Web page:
The Leafs have kept Denis Malgin out of the lineup for the past three games. This is somewhat of an interesting development given that Calle Jarnkrok has been out of the lineup and the path back into the Leafs lineup should have been an easy one for Malgin. Instead, the Leafs have opted to bring in Wayne Simmonds or to give Semyon Der-Arguchintsev his NHL debut, while continuing to try Nick Robertson as much as possible as well. Malgin is establishing himself as the odd man out, and it’s not without reason.
Malgin’s start to the season was strong. He was a high-energy presence in the bottom six and his 2 goals and 2 assists through the first 11 games of the season seemed like a reasonable bottom-six production, the 3 points in his first 7 games looked even better, but when you look now to no production in 7 games and 1 assist in 11 games that is not going to cut it as an undersized forward who should primarily bring some offensive energy to the defense-first group.
What has been interesting is that Malgin has been getting chances and perhaps it is with the increasing ice time that Malgin is struggling. As Malgin sees greater usage, his expected goal and Corsi for percentages began to plummet. He’s still had some strong nights, but they are fewer and further between. Some of this might be due to utilization, as David Kampf and Zach Aston-Reese might not be the best options for Malgin to play drive offensive play.
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What has also been interesting when it comes to Malgin is that he’s been one of the more physical Leafs players. Only Zach Aston-Reese and Wayne Simmonds have a higher Hits/60 than Malgin out of the Leafs forwards on the roster, and Malgin hasn’t been shy about taking hits either, as Aston-Reese and Kerfoot are the only Leafs roster forwards with higher Hits Taken/60 than Denis as well. Malgin certainly deserves credit for embracing the fourth line style of play, even if it’s not particularly suited to him.
What is interesting when exploring Malgin’s WOWYs is that he has generally thrived when given offensive players to work with. His struggles are primarily linked to bottom-six-centric players like Kampf and Aston-Reese.
So that leads to the question, what is the best usage for Denis Malgin.
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We’ll start with what looks like the wrong decision and that would be waiving Malgin to get him down to the Marlies. He doesn’t do the Leafs any good there and he’s going to be pissed off at the demotion, and in the event he’s claimed, someone else around the league gains some depth that could still benefit from more favourable usage. The only benefit is if he gets claimed the Leafs pick up a standard player contract in the process that they might want to put to use.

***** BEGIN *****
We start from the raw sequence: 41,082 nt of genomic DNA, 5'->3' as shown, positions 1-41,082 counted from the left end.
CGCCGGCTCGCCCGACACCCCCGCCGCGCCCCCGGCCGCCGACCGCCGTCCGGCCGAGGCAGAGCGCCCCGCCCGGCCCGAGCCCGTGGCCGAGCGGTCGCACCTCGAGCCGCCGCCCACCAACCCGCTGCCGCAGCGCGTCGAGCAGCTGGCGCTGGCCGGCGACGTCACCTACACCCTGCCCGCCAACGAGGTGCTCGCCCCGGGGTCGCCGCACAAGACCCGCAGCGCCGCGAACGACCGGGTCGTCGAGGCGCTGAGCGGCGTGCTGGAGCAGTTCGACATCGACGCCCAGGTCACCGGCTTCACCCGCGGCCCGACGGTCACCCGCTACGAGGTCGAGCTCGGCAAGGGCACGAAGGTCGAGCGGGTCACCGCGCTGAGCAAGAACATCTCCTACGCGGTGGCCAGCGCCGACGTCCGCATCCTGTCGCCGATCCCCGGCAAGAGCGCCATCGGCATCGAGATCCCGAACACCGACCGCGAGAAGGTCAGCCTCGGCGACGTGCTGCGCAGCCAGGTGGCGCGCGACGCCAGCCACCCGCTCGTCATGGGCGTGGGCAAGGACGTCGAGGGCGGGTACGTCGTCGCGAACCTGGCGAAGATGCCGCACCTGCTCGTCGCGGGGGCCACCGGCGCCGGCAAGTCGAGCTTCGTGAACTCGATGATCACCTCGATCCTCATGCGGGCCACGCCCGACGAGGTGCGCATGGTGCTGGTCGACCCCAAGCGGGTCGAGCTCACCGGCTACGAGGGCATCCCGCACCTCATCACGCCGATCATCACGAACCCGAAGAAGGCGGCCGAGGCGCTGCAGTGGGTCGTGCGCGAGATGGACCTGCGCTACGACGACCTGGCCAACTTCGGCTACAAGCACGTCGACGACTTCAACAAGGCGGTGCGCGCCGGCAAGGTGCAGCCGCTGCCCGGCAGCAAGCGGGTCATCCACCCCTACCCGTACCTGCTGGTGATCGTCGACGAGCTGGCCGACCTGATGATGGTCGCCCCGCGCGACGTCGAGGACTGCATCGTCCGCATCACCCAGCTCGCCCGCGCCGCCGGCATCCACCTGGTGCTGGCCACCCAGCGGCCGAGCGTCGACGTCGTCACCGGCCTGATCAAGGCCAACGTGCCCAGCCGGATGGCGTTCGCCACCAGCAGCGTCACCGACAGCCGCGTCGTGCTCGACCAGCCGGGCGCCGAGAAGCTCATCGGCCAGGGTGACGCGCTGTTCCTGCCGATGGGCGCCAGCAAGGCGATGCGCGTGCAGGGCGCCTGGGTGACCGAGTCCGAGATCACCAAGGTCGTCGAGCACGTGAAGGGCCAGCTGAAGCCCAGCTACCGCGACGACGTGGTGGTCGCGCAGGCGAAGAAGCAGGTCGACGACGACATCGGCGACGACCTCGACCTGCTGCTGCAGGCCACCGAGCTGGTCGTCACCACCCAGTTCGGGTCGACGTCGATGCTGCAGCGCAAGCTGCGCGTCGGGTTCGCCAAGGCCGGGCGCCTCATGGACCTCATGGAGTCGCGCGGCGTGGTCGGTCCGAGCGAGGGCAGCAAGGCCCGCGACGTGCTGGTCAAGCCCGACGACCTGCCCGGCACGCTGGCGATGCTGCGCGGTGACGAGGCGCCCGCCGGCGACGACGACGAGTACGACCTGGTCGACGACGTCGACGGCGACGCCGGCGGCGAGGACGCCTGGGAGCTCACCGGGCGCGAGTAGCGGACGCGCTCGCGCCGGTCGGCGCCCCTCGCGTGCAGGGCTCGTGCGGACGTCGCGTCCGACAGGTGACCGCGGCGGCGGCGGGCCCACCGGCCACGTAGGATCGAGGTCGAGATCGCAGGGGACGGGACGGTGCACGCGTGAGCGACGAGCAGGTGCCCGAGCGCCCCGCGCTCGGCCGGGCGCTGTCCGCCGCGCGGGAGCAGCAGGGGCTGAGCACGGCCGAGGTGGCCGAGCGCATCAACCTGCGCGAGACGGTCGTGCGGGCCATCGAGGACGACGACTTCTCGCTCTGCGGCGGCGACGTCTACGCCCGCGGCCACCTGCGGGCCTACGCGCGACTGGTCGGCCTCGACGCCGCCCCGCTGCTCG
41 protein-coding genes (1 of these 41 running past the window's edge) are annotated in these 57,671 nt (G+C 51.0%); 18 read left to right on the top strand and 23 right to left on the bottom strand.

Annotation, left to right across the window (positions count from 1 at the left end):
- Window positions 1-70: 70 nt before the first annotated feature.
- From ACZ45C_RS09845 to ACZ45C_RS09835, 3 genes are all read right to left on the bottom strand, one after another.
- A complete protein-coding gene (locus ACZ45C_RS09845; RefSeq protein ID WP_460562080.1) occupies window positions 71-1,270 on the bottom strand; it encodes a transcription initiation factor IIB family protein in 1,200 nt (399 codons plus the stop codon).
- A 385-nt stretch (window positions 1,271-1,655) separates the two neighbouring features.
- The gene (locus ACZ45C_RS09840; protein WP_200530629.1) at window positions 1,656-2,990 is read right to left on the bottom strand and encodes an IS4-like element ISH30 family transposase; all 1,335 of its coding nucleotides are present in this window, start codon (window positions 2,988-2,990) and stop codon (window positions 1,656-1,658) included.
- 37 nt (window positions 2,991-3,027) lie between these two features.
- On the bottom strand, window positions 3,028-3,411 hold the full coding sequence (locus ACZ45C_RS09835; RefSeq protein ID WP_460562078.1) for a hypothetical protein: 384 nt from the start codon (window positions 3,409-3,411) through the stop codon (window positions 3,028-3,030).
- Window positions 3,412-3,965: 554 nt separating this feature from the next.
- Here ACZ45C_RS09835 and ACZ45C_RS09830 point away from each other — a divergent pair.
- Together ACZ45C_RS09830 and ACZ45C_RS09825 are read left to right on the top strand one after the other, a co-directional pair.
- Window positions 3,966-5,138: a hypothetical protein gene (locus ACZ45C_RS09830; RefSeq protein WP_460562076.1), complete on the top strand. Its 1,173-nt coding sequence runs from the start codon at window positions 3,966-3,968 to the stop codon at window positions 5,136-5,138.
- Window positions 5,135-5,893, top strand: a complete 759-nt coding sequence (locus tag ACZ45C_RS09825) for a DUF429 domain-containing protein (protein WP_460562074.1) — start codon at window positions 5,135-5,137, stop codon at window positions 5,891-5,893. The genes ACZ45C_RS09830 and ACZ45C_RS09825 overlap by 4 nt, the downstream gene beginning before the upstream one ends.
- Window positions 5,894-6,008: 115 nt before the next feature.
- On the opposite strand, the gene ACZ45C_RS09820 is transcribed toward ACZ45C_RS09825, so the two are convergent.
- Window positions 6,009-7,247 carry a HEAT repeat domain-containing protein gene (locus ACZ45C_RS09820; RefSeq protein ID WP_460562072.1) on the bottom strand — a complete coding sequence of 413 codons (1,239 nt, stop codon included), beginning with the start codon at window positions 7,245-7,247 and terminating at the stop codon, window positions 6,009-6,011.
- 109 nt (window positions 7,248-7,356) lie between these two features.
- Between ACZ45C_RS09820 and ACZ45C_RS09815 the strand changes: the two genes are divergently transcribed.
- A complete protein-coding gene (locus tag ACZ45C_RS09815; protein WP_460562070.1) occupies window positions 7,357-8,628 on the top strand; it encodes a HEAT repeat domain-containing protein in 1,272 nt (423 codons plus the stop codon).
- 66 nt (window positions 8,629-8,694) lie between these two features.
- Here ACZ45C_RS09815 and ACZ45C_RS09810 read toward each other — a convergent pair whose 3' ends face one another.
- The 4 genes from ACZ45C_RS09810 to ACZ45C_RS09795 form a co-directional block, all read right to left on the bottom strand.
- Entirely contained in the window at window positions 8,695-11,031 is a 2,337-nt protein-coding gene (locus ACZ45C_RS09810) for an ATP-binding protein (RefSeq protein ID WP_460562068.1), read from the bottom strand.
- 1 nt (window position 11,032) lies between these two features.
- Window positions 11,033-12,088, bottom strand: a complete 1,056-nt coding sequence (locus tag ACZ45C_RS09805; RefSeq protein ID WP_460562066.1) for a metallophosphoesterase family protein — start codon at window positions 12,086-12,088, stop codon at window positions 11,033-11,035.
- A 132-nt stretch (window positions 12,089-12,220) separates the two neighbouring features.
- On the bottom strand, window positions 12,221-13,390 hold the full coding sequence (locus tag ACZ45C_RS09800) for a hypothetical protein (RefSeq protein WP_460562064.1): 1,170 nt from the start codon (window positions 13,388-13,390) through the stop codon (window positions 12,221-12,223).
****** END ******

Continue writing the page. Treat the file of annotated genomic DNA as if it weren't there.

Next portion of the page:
The other option is the waive him for the purpose of terminating his contract. We’ve seen the Leafs do this with other international players that wanted the opportunity to rejoin a European team and play out their season. The benefit to the Leafs here is that they’d gain a standard player contract back in the process. And if he gets claimed, it’s the same benefit as regular waivers, the Leafs still gain the SPC.
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There’s also accepting that he is doing what he’s supposed to be doing and that’s coming into the lineup when the Leafs need him there and fitting into the spot the Leafs need him at, not necessarily the one best suited for him. This is likely what we’ll continue to see from the Leafs and with a bottom six full of Swiss Army Knives, Malgin is the Dollar Tree version (but also the only one that is actually Swiss.) From time to time he’ll get to do work suited to his skill set, but if he’s put on the fourth line he’ll just have to do his best there. This seems like the most favourable option for the Leafs, especially as they may want to jettison more expensive bottom-six talent prior to the trade deadline, creating more opportunities for Malgin in the lineup, but also relying on his affordability factor.
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The last option is for the Leafs to try to see if there is a better fit for Malgin in the lineup. He did well when playing with Tavares and Nylander, but an unwarranted promotion to the top six doesn’t make a ton of sense either. He’s done well with Engvall, Kerfoot, and Jarnkrok in limited usage as well, and as hilarious as it is to say, Malgin would bring a physical presence to a line with those players, as well as potentially give them a more capable playmaker to aid their limited offensive abilities.
With
TOI With
CF/60
CA/60
CF% With
GF% With
xGF% With
Michael Bunting
33.95
53.02
17.67
75.00
80.19
Alexander Kerfoot
26.12
45.95
18.38
71.43
89.15
Calle Jarnkrok
24.48
36.76
17.15
68.18
70.45
William Nylander
43.85
65.68
53.36
55.17
100.00
56.11
John Tavares
40.47
62.27
54.86
53.16
100.00
52.09
David Kampf
109.92
53.50
58.41
47.80
42.86
51.36
Zach Aston-Reese
104.87
53.21
61.79
46.27
37.50
48.95
via naturalstattrick.com, forward teammates with over 20 minutes TOI together
It is at this point it’s probably worth appreciating that the Leafs are doing so well right now that I’m left to writing about the usage of their 13th/14th forward. While Malgin certainly serves an important depth purpose and might be more appreciated at the moment than lineup card incumbents like Engvall and Kerfoot, there is also some value in moving on from him in the sense that he’s possibly the easiest path to regaining a contract spot and/or he frees up the ability to test other Marlies in the lineup.
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All that said, Malgin is playing in the right role and his absence from the lineup isn’t an issue. It would just be nice to see him get a few more favourable opportunities for him from time to time as well.